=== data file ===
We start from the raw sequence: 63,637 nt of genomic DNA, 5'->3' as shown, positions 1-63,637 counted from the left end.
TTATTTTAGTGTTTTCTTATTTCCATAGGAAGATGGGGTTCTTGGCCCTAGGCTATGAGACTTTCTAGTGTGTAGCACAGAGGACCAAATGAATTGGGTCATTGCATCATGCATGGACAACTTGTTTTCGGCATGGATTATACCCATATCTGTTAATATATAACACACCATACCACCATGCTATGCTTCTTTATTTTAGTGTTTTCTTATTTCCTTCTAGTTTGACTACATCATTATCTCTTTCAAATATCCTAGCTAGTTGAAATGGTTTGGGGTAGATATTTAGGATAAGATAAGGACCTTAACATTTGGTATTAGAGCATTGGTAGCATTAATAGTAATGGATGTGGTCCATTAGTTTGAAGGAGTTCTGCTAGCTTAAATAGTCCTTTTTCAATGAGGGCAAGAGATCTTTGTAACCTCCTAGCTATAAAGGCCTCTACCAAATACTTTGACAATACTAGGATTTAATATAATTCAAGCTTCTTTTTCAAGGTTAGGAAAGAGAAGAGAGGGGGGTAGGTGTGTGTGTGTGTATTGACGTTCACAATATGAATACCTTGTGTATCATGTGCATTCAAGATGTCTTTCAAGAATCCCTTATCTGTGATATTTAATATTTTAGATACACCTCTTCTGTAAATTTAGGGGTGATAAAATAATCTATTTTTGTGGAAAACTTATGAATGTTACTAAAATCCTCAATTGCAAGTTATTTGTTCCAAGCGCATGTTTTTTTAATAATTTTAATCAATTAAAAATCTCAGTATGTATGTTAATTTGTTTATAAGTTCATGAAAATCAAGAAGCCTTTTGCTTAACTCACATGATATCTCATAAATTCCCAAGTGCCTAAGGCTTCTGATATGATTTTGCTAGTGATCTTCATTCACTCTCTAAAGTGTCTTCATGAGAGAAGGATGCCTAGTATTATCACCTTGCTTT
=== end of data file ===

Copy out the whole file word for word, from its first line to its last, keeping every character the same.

We start from the raw sequence: 63,637 nt of genomic DNA, 5'->3' as shown, positions 1-63,637 counted from the left end.
TTATTTTAGTGTTTTCTTATTTCCATAGGAAGATGGGGTTCTTGGCCCTAGGCTATGAGACTTTCTAGTGTGTAGCACAGAGGACCAAATGAATTGGGTCATTGCATCATGCATGGACAACTTGTTTTCGGCATGGATTATACCCATATCTGTTAATATATAACACACCATACCACCATGCTATGCTTCTTTATTTTAGTGTTTTCTTATTTCCTTCTAGTTTGACTACATCATTATCTCTTTCAAATATCCTAGCTAGTTGAAATGGTTTGGGGTAGATATTTAGGATAAGATAAGGACCTTAACATTTGGTATTAGAGCATTGGTAGCATTAATAGTAATGGATGTGGTCCATTAGTTTGAAGGAGTTCTGCTAGCTTAAATAGTCCTTTTTCAATGAGGGCAAGAGATCTTTGTAACCTCCTAGCTATAAAGGCCTCTACCAAATACTTTGACAATACTAGGATTTAATATAATTCAAGCTTCTTTTTCAAGGTTAGGAAAGAGAAGAGAGGGGGGTAGGTGTGTGTGTGTGTATTGACGTTCACAATATGAATACCTTGTGTATCATGTGCATTCAAGATGTCTTTCAAGAATCCCTTATCTGTGATATTTAATATTTTAGATACACCTCTTCTGTAAATTTAGGGGTGATAAAATAATCTATTTTTGTGGAAAACTTATGAATGTTACTAAAATCCTCAATTGCAAGTTATTTGTTCCAAGCGCATGTTTTTTTAATAATTTTAATCAATTAAAAATCTCAGTATGTATGTTAATTTGTTTATAAGTTCATGAAAATCAAGAAGCCTTTTGCTTAACTCACATGATATCTCATAAATTCCCAAGTGCCTAAGGCTTCTGATATGATTTTGCTAGTGATCTTCATTCACTCTCTAAAGTGTCTTCATGAGAGAAGGATGCCTAGTATTATCACCTTGCTTT